A skeptic's view of the Iraq war 'bandwagon'

Reporter covered war for 15 years

says media should 'expose the lies'

Conversations

March 30, 2003|By JONATHAN PITTS | JONATHAN PITTS,Sun Staff

Chris Hedges was a war correspondent for 15 years, initially as a free-lancer and eventually for The New York Times. He started out by covering insurgencies in El Salvador, where he found, to his delight, that he was a "24-year-old kid [ticking off] the White House on a daily basis." After five years there, he went on to Guatemala, Nicaragua and Colombia, saw the first intifada in the West Bank and Gaza, covered the civil war in the Sudan and Yemen, witnessed the uprisings in Algeria and the Punjab, chronicled the fall of Nicolae Ceausescu in Romania, and documented the Gulf War, the Kurdish rebellions in southeastern Turkey and northern Iraq, and the wars in Bosnia and Kosovo.

Hedges studied Christian ethics and the classics at Harvard. Today, he writes a column, "Public Lives," for The Times and lives with his family in rural New Jersey. His recent book, War Is A Force That Gives Us Meaning (Perseus Books), aims to square what Hedges calls the lies and mythology surrounding war with its gruesome, life- altering realities. He chatted this past week with The Sun.

In your years covering war, what view of war did you develop?

There is no just war. There is inevitable war, but it's never just. War always taints, perverts, corrupts -- not only those who bear the brunt of it, but those who carry it out. War is a poison. [Sometimes in history] you have to ingest that poison, as a cancer patient does to fight off disease. But if you don't understand what that poison is, it can kill you just as surely as the disease.

Myth is essential for getting nations to support war and getting individuals to fight it. The state wants to help create a narrative of war, one that bestows on it an order and a meaning it doesn't really possess.

It's hard for us to confront not only war, but ourselves. Those of us who have spent a lot of time in war have to confront our own capacity for evil, our own capacity to commit atrocities, the fact that human beings find a perverse thrill in the destruction not only of things but of other human beings. The god Mars gives those who leave war behind a generous cup from the River Lethe, to forget everything they saw.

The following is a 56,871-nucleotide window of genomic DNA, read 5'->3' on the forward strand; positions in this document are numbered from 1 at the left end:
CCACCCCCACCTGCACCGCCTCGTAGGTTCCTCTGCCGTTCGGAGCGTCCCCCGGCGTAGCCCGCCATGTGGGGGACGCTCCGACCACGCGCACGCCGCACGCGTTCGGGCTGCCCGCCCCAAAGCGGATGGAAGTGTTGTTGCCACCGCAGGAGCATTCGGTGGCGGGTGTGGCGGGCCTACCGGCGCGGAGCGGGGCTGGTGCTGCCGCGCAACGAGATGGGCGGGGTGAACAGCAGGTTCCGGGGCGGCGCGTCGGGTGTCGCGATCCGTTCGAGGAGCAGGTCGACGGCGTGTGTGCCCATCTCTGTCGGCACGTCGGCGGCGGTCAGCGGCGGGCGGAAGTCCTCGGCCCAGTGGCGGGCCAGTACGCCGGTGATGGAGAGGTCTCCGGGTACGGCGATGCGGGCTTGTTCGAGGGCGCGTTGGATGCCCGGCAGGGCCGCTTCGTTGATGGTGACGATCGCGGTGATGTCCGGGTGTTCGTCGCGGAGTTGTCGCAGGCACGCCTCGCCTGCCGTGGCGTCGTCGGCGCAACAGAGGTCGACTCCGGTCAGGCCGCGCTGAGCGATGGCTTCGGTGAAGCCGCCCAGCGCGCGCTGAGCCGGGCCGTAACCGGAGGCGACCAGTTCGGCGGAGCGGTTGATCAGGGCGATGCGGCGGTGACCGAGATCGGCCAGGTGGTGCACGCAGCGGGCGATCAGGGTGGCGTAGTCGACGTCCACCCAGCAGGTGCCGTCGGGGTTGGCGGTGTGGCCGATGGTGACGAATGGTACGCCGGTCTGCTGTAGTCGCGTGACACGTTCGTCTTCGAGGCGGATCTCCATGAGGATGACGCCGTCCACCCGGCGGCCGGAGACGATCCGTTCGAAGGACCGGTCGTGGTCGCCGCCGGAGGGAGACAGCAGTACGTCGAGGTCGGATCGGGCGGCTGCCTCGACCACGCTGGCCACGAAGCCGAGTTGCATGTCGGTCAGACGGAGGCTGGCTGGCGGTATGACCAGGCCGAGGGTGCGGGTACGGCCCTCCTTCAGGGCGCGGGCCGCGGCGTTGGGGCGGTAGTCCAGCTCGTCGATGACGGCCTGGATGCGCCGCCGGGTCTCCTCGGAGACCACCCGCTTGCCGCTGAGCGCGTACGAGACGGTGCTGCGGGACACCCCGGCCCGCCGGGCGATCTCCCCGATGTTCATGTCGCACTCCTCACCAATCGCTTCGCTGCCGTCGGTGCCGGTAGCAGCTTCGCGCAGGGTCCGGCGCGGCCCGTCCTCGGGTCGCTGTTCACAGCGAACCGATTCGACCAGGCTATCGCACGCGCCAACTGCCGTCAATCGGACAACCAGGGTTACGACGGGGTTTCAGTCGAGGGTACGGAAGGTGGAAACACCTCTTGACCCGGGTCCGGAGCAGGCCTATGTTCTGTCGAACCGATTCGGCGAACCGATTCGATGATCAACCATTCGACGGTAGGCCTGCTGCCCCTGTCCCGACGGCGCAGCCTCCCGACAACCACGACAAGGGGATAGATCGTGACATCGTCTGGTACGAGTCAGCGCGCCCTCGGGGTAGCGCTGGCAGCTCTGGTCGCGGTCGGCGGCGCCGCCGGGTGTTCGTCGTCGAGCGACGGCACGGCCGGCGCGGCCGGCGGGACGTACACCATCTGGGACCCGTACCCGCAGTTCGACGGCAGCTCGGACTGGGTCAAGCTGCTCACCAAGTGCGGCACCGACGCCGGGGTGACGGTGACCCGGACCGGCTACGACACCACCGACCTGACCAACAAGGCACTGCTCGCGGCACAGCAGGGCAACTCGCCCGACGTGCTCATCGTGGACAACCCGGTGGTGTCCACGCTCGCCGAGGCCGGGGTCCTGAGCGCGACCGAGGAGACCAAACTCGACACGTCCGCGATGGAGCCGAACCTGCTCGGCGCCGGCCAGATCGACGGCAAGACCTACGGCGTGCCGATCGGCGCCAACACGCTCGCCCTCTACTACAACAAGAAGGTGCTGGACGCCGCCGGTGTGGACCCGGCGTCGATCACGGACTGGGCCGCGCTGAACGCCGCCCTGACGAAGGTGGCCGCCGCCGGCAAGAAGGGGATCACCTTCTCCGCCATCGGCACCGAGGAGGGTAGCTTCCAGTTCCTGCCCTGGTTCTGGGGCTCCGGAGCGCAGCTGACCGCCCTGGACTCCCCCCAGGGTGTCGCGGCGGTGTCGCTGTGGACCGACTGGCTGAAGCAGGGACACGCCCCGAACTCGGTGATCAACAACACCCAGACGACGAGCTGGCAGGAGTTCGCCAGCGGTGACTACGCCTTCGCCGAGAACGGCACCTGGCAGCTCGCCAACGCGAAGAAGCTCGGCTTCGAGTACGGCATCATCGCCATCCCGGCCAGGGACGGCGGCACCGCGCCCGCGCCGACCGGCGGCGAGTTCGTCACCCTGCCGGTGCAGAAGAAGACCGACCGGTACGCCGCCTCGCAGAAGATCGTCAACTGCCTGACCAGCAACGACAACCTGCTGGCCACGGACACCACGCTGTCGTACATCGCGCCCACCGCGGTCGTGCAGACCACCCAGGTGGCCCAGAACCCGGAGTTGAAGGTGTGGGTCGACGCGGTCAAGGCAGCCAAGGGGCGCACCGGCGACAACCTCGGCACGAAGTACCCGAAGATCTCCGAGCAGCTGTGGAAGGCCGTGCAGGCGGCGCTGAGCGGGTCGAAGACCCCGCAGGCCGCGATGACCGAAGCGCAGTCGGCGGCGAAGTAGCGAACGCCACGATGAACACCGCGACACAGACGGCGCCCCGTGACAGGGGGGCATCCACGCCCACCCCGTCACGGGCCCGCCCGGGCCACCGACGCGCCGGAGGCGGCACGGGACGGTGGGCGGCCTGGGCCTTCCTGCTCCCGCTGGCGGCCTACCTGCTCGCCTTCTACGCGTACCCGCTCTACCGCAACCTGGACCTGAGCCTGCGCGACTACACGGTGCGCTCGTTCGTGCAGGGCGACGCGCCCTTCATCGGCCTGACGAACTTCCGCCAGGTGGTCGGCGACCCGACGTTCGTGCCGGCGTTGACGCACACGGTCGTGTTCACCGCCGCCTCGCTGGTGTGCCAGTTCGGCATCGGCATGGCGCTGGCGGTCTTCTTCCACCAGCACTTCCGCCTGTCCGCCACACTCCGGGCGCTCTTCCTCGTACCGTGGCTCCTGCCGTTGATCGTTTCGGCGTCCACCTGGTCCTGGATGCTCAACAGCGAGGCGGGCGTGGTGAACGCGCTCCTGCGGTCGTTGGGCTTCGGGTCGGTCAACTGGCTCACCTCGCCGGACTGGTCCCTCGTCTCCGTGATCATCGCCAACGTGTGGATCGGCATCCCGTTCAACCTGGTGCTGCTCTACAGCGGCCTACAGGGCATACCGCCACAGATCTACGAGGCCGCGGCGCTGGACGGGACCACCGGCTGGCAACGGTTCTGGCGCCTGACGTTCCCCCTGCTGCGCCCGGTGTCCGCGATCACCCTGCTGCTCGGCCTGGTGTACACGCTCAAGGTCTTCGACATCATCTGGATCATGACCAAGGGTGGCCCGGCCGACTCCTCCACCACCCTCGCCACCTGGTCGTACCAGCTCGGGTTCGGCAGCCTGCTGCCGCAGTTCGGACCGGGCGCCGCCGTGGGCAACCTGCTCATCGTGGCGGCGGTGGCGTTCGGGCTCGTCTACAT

What is the purpose of the press in wartime?

The goal of the press should be to report war as it is, and to expose the lies that are being told, and the way the information being handed to you is manipulated and distorted. Most press don't do it. Those that do are often ignored and reviled by not only the public, but by their own -- i.e., the press.

I.F. Stone is the great American example. Or Randolph Bourne, First World War. Or Edmund Morrell in World War I. Morrell, a British journalist, ended up in prison in 1917; Stone was blacklisted. He got out his newsletter, which eventually gained acclaim, but during the Korean War and the Vietnam War, he was very much marginal and isolated.

That's what happens with war. Everybody climbs on the bandwagon. The press is always part of the problem. It sees itself as part of the war effort: boosting morale, maintaining civilian support for the war, explaining the war, giving it that coherent, heroic narrative. Finding those hometown boys who give that food to the small children, who fight with bravery and courage, documenting the perfidious nature of the enemy.

How are the media faring now?

The coverage has been ... one giant commercial for the U.S. Army. When the military went back and looked at how they had handled the press during the Persian Gulf War, with the very heavy restrictions -- only about 180 reporters and photographers were allowed into the pool -- the military found it had placed so many controls on the press that it had trouble getting out the message it wanted to get out.

That's what they set out to rectify. It was not about creating broader, freer, better coverage. It was about getting more reporters into units to get the message the military wanted out, out.

We have to have embedded reporters, but if we rely on them exclusively and don't have good independent reporting, we're going to have a very distorted picture of what this war, any war, is like.

Look, these reporters are bonding with the units they're with. It's an inevitable consequence of being with an armed unit. They rely on the units for protection. They rely on them for places to sleep, for their food. They're from the same nation. They're fighting a hostile force that wants to kill them. They will also go where the military wants them to go and see what the military wants them to see. If things go horribly wrong, the military won't take them in. They had helicopters ready to take journalists into Basra to film and document the cheering crowds, and when there weren't any, the journalists didn't go.

The lie of war is almost always the lie of omission: the blunders by our own generals, the mistreatment of civilians, the mistreatment of prisoners, the horrors of wounds -- all of that is rarely seen by those who are not in combat.

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